Scientists had long wondered about the origins of polygamy and paternal care patterns among modern-day Paleognathes -- an ancient avian lineage that branched off soon after birds evolved from dinosaurs and includes ostriches, emus and tinamous.
No such reproductive behavior exists among the vast majority of other vertebrates. Males contribute to parental care in less than 5 percent of mammal and non-avian reptile species, and while more than 90 percent of bird species co-parent to some degree, it is only among the Paleognathes that both polygamy and paternal care rule.
Now, in a groundbreaking paper (“Avian Paternal Care Had Dinosaur Origin”), paleobiologist Gregory M. Erickson of The Florida State University and researchers from three other institutions connect the evolutionary dots linking the polygamous, paternal reproductive patterns of extant (living) birds to the behavior of their extinct dinosaur kin.
“In those cases where adult dinosaurs have been found on top of nests, we found that the volume or mass of the egg clutch (total number of eggs in the nest) is very large relative to the size of the nesting animals,” Erickson said. “This suggests multiple females contributed the eggs and the male guarded them. Notably, the ratio of egg volumes to the nesting animal’s size is consistent with those in living birds where the male is the sole or primary nest attendant.”
The researchers now had their link from the theropod dinosaurs (omnivores and carnivores that walked on two hind legs with bird-like feet) to the polygamy and nesting scenarios exhibited by their avian descendants, according to David Varricchio of Montana State, the study’s principal investigator.
But to test the theory, Varricchio needed to determine the sex of the brooding dinosaurs whose bones have been found atop those communal nests.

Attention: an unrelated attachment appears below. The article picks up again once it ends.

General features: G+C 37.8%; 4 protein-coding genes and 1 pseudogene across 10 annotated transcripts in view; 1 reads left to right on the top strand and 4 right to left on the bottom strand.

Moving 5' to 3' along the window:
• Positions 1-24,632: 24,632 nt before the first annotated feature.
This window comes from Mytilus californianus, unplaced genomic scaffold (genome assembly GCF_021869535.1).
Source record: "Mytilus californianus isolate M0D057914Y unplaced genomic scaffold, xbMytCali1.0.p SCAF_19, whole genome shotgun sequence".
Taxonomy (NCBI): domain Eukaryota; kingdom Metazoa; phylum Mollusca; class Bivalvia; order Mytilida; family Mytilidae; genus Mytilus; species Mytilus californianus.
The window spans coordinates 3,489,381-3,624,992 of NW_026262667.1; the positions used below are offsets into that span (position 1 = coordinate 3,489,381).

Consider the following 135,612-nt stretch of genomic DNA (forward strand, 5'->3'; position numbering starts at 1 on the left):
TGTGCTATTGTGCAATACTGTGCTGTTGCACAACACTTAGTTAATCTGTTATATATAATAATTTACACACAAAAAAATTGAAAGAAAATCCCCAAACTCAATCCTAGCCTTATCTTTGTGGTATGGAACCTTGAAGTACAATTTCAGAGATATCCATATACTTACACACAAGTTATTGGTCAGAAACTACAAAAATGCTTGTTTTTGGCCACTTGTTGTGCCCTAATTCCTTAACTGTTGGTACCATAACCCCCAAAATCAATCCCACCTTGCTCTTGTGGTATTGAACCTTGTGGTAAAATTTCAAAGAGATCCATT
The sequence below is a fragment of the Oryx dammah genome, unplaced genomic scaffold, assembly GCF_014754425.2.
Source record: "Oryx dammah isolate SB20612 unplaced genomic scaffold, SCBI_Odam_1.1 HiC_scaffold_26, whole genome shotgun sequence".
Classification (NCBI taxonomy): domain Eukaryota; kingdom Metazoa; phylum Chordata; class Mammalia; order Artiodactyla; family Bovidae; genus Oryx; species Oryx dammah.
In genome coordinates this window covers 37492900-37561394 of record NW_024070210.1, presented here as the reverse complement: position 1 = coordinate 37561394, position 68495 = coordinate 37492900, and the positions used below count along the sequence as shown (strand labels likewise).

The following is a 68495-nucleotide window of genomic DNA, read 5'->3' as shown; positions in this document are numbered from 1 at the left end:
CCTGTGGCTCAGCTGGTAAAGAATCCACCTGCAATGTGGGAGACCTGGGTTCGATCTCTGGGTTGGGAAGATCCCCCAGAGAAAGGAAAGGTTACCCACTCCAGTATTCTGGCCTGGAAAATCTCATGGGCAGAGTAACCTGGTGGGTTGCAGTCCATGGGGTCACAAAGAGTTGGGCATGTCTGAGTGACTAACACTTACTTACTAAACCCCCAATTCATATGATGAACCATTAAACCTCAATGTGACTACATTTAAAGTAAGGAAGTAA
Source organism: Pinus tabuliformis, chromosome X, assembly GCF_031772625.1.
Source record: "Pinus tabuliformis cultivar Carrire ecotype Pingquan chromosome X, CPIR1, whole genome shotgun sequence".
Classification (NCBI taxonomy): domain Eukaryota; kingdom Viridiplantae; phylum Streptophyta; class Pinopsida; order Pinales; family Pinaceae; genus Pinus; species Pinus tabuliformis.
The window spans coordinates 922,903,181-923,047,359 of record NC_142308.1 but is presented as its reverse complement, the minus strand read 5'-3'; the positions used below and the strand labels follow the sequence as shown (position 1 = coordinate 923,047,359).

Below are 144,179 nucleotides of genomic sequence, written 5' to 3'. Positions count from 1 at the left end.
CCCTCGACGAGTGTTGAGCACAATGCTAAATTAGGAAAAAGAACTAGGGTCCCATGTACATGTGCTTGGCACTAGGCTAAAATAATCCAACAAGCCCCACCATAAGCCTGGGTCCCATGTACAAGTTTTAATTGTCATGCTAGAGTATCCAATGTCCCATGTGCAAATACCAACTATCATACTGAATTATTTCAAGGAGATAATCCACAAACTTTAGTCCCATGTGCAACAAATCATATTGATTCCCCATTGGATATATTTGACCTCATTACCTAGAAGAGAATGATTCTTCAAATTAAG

For that, he turned to Erickson at Florida State, a renowned expert in dinosaur paleobiology.
Erickson examined the bone microstructure of tibiae (shin bones), femora (thigh bones) and metatarsus (ankle bones) from oviraptorids and deinonychosaurs (Jurrasic Park “raptors”) -- small theropod dinosaurs whose adult skeletons have been repeatedly discovered in brooding postures atop nests containing dozens of large eggs.
The key was what he didn’t find in the bones: They showed no signs whatsoever of the maternal and reproductively associated microscopic features common to living non-Paleognath bird groups, extinct non-avian dinosaurs or living reptiles.
“I found no evidence of medullary bone (the extra bone laid down by breeding female birds and dinosaurs to make eggs) or extensive bone resorbtion (the means by which female reptiles such as crocodiles acquire mineral salts to make eggs),” Erickson said. “This is consistent with the brooding dinosaurs being males.”
Thus, the researchers had confirmation that the dinosaurs found in nests with large egg clutches were polygamistic males and the source of the peculiar avian behavior.